“The People’s Choice tradition on CBS will continue, and we plan to introduce some new ideas in the process,” the network said.
Instead of airing live, the show will be taped ahead of time. Winners will make their thank-you speeches and then answer questions from fans in preshot segments. Queen Latifah, who already was on board to host, will be a part of the new format.
"We're excited to pilot a new format for the People's Choice Awards this year," said Fred Nelson, president of the People's Choice Awards, in a statement. "For 34 years, the People's Choice Awards has been the show that lets the voice of the fans be heard. With the reinvention of People's Choice, we're allowing entertainment enthusiasts to have even more influence on the show. In addition, the new approach will give fans a more personal glimpse into the lives of their favorite actors and musicians."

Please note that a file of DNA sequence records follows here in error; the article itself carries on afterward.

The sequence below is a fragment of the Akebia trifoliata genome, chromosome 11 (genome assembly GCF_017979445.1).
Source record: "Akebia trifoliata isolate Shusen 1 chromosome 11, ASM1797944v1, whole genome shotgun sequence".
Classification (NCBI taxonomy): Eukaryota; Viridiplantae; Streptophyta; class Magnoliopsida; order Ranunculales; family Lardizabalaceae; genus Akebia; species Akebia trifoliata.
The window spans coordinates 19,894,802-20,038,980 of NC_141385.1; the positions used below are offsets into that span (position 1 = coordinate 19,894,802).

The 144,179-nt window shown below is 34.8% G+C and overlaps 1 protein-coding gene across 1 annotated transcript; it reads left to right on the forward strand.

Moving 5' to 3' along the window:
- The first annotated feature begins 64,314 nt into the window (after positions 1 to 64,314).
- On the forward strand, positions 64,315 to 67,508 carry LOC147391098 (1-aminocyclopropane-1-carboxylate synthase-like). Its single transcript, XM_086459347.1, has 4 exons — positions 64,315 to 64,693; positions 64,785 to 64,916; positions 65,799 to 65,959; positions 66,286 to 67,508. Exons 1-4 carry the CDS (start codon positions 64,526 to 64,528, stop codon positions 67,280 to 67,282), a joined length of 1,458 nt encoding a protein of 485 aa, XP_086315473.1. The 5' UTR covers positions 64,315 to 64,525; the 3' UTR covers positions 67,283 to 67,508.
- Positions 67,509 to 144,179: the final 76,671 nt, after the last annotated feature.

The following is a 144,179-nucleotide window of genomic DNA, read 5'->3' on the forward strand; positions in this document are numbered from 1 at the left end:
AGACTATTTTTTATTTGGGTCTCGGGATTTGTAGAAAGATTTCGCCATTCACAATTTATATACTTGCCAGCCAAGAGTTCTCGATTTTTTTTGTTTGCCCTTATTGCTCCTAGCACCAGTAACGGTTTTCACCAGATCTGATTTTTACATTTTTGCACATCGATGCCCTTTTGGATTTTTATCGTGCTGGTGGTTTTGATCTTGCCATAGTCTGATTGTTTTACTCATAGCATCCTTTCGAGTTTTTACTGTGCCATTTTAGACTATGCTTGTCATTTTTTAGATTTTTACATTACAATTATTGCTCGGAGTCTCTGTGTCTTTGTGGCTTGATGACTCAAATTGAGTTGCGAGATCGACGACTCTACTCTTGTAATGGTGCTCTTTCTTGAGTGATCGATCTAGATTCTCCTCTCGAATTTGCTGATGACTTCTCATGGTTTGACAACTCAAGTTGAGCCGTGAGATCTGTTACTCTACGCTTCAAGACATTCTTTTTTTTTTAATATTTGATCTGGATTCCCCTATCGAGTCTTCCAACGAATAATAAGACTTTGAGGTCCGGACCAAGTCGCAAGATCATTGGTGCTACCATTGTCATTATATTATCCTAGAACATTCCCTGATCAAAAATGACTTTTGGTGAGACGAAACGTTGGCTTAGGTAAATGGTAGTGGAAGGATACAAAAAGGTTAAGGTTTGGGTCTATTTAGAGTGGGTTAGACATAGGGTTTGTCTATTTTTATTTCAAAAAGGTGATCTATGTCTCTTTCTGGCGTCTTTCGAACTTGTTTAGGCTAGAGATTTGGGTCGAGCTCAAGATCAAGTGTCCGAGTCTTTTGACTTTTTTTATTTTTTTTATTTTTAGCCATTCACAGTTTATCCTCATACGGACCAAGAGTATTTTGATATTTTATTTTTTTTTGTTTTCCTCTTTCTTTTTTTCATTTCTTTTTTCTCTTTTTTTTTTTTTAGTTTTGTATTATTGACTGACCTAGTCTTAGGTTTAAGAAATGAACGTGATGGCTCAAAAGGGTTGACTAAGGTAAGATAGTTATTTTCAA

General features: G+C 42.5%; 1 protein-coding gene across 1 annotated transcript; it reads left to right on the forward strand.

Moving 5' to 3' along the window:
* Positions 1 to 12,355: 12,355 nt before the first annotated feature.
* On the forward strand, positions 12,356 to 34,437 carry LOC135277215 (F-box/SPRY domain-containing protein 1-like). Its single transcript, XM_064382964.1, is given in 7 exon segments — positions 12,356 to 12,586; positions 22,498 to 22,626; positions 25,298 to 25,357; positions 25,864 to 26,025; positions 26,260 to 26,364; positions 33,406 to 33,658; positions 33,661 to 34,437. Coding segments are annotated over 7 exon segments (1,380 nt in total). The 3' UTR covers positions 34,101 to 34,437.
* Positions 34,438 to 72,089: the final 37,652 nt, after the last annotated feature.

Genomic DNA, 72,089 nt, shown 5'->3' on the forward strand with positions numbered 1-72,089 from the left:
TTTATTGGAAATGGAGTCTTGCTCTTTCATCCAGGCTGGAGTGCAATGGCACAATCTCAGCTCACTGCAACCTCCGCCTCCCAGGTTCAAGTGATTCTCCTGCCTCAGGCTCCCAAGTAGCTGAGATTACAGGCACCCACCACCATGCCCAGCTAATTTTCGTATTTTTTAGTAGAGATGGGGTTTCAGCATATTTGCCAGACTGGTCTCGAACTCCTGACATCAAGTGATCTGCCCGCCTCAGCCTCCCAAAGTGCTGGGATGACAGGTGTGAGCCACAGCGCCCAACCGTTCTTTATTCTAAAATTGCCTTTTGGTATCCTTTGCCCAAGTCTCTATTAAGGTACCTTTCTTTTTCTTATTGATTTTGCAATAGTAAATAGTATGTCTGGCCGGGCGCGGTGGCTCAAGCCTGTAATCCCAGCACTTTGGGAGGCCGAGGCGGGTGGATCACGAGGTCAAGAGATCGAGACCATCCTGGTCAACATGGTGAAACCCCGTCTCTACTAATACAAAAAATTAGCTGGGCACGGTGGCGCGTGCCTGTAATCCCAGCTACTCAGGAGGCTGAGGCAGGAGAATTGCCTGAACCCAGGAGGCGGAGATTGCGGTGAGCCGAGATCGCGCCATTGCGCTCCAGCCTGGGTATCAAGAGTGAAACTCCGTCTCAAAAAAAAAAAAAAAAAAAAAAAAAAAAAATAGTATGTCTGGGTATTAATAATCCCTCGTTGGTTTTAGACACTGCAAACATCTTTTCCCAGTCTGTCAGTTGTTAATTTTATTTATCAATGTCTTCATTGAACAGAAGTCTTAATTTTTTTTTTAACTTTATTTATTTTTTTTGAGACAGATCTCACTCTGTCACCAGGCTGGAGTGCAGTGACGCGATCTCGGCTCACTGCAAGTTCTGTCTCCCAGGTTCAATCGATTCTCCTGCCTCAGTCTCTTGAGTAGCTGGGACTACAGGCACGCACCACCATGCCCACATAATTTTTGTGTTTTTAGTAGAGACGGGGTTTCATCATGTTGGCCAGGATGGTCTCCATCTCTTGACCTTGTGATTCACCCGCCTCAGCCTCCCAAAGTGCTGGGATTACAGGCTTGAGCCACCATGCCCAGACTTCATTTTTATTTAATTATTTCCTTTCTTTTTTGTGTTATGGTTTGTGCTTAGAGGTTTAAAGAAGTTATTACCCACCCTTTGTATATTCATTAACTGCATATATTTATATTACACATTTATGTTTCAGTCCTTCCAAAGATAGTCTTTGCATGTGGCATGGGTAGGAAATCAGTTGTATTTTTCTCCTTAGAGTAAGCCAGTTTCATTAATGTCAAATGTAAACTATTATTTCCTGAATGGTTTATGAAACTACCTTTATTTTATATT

The People’s Choice Awards is the only major awards show in which the winners actually are determined by the fans. Voting starts online Dec. 21, where voters can also submit questions for their favorite stars.
No live show means no red carpet, thus actors won’t have to physically cross picket lines.
Due to the strike, the Writers Guild of America refused to grant waivers to the Golden Globes and the Academy Awards, threatening those telecasts. The Golden Globes are scheduled to air on NBC Sunday, Jan. 13, at 8 p.m. The Academy Awards ceremony -- for which the WGA denied permission to clear clips of nominated movies -- is scheduled to air on ABC Sunday, Feb. 24.
For full coverage of the strike, click here.